Lessons Learned and Next Steps for Reform

The May 31 Zoom forum, Pennsylvania Redistricting: Lessons Learned and Next Steps for Reform, was attended by around 250 Pennsylvanians eager for change.

Watch the event on YouTube here.

The forum marked the launch of a new Pennsylvania Redistricting Table, with initial involvement from statewide good-government organizations:

Pennsylvania Voice, League of Women Voters of Pennsylvania, Committee of Seventy, Draw the Lines, Common Cause Pennsylvania, NAACP - Pennsylvania State Conference, and Fair Districts PA.

Fair Districts PA Chair Carol Kuniholm began with a reminder that although we are all celebrating better maps for the decade ahead, there’s been no change in laws governing the process. Without reform, we have no assurance of better maps for the decades ahead.

PA Voice Executive Director Salewa Ogunmefun welcomed all with an overview of the work PA Voice conducted in the most recent redistricting cycle. Alongside partner organizations they worked with constituencies to hold education series and then asked the communities how they defined and drew their own lives on maps. These conversations informed what came to be known as Unity Maps, representing the voice and interest of over 700 PA residents that participated.

Kathay Feng, Common Cause US Vice President of Programs, provided an overview of redistricting around the country, identified best practices, and covered a few court cases. She noted that while there are some good bills under consideration in Congress, the solutions that have the potential to be enacted are at the state level.

Jonathan Cervas was appointed mapping consultant for the Pennsylvania Legislative Redistricting Commission in 2021. He was also appointed special master for New York’s redistricting in that same cycle. Jonathan opened by highlighting the self-interest legislative leaders necessarily have in the process. He noted that in contrast to Chair Nordenberg and his team, the partisan staff of legislative caucuses and political party operatives can and do work year-round, for a whole decade, to create the most ideal maps for their clients. A commission chair or special master needs a strong, experienced, non-partisan team to counter such partisan forces.

We had excellent questions from the audience!

Several asked how AI (artificial intelligence) might impact the map-drawing process. Jonathan noted, “The problem with AI is that it is only as good as what you feed into it, and human beings are still critically important for redistricting.” He provided insight into how computers inform redistricting.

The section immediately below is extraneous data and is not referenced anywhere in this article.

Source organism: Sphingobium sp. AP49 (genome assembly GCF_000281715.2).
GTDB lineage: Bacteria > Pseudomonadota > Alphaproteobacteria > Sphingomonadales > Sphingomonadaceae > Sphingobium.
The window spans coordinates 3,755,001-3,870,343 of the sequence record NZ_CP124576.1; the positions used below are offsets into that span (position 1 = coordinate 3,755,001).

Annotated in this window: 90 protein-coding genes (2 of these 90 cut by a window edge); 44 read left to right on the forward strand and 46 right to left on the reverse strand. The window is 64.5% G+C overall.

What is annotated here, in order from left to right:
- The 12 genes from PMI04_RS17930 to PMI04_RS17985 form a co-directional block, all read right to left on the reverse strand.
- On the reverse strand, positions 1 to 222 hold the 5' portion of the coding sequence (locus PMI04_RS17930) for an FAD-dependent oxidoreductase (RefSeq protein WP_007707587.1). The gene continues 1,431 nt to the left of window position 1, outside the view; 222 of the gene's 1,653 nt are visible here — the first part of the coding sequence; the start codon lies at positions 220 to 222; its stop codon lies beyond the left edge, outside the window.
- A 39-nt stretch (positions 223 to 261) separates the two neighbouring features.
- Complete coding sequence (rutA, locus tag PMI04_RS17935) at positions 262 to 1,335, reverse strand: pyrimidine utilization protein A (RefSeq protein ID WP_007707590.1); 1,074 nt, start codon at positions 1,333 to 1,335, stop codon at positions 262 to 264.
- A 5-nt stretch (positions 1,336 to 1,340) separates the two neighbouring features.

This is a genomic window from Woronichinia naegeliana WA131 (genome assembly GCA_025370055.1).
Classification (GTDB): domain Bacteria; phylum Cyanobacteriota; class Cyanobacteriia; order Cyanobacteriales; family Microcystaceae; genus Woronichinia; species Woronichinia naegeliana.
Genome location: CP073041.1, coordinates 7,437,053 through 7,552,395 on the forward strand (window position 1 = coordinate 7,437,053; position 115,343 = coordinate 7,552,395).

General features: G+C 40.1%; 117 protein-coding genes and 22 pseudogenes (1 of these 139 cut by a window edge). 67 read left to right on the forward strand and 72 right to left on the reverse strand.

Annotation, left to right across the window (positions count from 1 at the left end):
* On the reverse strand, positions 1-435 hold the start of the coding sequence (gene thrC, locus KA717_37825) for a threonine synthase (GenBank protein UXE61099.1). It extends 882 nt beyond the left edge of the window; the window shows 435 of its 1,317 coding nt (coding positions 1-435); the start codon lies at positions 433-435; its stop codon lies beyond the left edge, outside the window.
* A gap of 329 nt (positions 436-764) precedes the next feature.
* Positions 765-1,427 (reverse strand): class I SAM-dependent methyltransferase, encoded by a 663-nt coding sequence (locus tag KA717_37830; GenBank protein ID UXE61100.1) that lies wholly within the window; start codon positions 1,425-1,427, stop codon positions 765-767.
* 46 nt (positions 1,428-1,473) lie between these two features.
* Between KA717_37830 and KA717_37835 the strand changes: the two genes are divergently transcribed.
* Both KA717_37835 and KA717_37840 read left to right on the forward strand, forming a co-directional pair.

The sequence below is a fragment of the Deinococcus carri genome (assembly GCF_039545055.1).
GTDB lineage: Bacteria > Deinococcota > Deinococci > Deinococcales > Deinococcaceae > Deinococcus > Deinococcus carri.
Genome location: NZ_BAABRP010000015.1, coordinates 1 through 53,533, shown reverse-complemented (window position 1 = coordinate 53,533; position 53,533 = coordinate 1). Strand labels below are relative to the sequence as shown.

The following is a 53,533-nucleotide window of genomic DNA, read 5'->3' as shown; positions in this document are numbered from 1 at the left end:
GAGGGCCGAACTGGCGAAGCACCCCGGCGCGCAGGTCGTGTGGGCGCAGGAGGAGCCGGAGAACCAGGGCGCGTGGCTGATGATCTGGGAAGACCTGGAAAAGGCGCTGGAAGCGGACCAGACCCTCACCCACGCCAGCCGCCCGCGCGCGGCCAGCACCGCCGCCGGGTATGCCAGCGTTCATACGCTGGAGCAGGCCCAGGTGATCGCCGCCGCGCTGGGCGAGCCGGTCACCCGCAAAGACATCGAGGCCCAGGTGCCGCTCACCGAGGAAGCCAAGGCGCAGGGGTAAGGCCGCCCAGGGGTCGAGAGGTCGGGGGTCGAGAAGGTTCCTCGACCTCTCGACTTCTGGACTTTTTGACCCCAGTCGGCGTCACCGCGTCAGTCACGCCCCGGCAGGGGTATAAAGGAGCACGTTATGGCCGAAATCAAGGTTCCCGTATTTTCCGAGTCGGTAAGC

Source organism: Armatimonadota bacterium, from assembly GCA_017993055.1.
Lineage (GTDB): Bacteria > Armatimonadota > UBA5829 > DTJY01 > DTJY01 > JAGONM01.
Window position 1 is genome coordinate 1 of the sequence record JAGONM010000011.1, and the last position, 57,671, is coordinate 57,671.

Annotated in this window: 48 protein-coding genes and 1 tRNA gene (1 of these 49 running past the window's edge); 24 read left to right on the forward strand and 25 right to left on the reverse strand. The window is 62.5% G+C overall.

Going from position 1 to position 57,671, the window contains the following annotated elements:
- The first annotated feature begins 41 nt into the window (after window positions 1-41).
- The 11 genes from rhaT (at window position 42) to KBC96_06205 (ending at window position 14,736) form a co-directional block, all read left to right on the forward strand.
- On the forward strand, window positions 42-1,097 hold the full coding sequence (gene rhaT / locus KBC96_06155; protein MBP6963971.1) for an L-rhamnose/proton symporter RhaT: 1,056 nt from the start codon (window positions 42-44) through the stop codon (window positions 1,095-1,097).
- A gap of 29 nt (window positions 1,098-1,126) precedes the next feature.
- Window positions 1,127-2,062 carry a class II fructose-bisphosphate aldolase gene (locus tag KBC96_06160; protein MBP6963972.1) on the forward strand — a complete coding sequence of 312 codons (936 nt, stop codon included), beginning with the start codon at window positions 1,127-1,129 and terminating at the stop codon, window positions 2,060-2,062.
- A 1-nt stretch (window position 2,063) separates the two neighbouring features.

The panelists answered questions about Michigan’s process, involving a newly created independent citizens commission. The audience asked how the process and final product impacted racial minorities and how to avoid manipulation of communities of interest within the framework of a citizens’ commission such as Michigan’s. The discussion surrounding communities of interest was lively and provided a range of ideas.

What can you do between now and the next redistricting cycle?

This event was the first of many discussions that the PA Redistricting Table is going to host. Look for more discussions and get involved with any of the organizations listed above.

We have 10 years of data to help inform our decisions. Holding discussions to better understand the data will help ensure we have the most informed PA voters heading into the next redistricting cycle.

It may seem far away, but the time will go fast. Getting something accomplished in the General Assembly is so convoluted, it will require sustained pressure from all of us.

Moderator and Panelists:

Salewa Ogunmefun, Executive Director of Pennsylvania Voice. Salewa drives Pennsylvania Voice’s vision and strategy, fundraising, compliance, and staff management. The organization has been a critical architect of an enhanced civic-engagement culture in Pennsylvania since 2010. Pennsylvania Voice has been on the leading edge working with partners to expand democracy and protect voting rights, including an effort that made Pennsylvania’s online voter registration system the best in the country.

Kathay Feng, Executive Director of California Common Cause. Kathay was the architect of California’s Citizens Redistricting Commission, leading the multi-year effort to organize the campaign that helped pass Propositions 11 and 20, creating the nation’s first independent citizens redistricting commission and a new community-focused process. Since then she has been active in Common Cause’s work across the country, as well as in other work, to transform elections and improve government accountability. With more than two decades of experience as a voting and civil rights lawyer, Kathay is most known for her leadership in redistricting efforts, challenging gerrymanders through litigation and helping to promote redistricting reform through ballot initiatives and legislative advocacy.

Jonathan Cervas is a post-doctoral fellow at Carnegie Mellon’s Institute for Politics and Strategy. He’s a specialist in Geographic Information Systems (GIS) and has worked as an assistant to a federal court Special Master in drawing remedial maps in redistricting cases involving minority rights. In 2021 he was appointed mapping consultant for the Pennsylvania Legislative Redistricting Commission and was an active participant in drawing the current PA House and Senate district maps. He has co-authored numerous articles on gerrymandering and redistricting with Professor Bernard Grofman, one of this country’s leading election law scholars, respected not only for his expertise but for his non-partisan approach.

Link to recording of forum